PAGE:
Even though this might look like a message from the Stone Age, once upon a time, there was a planet […]
Even though this might look like a message from the Stone Age, once upon a time, there was a planet without any suspension forks at all. Mountain biking was rigid and riding did hurt for real. While some attempts to design a suspension stem turned out to be a disaster, the first prophets of suspension led us out of the darkness. Since then, many kinds of constructions were invented and so today, we have a variety of models to choose from. Which one would fit your demands the best? Let us guide you through the menu where forks are not the tools used for eating. Before acquiring a suspension fork, you should consider these features to make the right decision.
In general, the longer the travel, the better the fork deals with big bumps and impacts. So, why doesn’t everybody just buy a fork with 170 mm of travel? It’s simple – such a fork would be too heavy and, also, longer fork alters the frame geometry making steering slower and less agile which is fine for fast descents, however, less for the climbs. Installing an overly long fork would also overstrain the frame and could void the claim of warranty if something goes wrong. That said, you can choose from forks designed for different purposes – from cross-country (80 to 120 mm of travel), trail bikes ranging from 120 to 140 mm, enduro and all-mountain up to 170 mm and DH forks from 180 to 200 mm. Usually, you won’t make any mistake when replacing the new fork for the old one with similar size.
Unfortunately, money matter even when buying a new suspension fork. Good news is the progress of engineering made a great step in terms of suspension forks construction, delivering budget goods of reasonable quality. You can hardly expect a super smooth travel, stiff axle structure and light weight for a bargain, though. The prices of acceptable forks start at 400 EUR and could rise to astronomical heights according to the material used in construction.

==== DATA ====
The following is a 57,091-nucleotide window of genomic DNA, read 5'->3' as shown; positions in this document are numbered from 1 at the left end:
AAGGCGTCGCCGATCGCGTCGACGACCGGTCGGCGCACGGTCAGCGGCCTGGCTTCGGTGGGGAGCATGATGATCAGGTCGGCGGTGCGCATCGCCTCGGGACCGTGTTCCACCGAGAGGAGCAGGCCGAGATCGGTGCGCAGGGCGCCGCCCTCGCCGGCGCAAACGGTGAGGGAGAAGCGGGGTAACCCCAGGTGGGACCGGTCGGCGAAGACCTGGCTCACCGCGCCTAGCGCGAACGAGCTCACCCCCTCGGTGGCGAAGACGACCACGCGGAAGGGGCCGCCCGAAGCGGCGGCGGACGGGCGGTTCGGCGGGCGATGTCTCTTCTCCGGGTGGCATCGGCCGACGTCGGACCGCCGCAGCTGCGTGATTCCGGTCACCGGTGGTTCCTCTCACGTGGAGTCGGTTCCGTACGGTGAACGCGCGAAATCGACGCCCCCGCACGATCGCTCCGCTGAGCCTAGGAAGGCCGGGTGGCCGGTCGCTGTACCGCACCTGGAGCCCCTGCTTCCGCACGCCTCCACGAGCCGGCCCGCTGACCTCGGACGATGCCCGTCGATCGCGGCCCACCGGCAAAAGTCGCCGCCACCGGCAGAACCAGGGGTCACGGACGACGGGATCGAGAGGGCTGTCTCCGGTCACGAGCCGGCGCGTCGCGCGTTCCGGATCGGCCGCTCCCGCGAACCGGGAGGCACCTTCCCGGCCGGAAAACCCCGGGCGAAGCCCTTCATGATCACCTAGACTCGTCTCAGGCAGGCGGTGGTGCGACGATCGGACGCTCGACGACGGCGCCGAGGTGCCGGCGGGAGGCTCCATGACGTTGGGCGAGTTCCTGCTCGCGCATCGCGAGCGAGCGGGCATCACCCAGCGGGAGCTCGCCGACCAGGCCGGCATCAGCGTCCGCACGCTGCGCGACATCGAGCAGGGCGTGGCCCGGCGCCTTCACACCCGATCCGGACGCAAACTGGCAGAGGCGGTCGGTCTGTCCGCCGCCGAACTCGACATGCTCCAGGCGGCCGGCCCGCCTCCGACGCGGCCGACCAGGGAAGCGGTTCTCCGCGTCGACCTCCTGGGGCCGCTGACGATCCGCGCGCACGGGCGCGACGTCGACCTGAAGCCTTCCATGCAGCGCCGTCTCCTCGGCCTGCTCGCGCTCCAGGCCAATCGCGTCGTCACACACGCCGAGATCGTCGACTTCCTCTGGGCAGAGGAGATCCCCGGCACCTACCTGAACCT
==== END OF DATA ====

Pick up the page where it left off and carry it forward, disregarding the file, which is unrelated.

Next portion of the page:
The more travel you have, the more sophisticated control it should bear. It’s not only a question of the damping itself, but also a matter of the rebound, which is how fast the fork returns from full compression to its normal height after the impact. Normally, you’d prefer it slow and smooth, rather than with a bang. The more advanced forks also offer a compression damping, making the damping even slower. The really expensive forks have compression damping split into two circuits that are able to distinguish between gentle loads caused by braking and small bumps from big loads.
This column goes mostly along with the price. While climbers and distance chasers will appreciate super light forks, bike park enthusiasts would prefer something that would carry them all the way down the hill without falling apart at the end of the first season.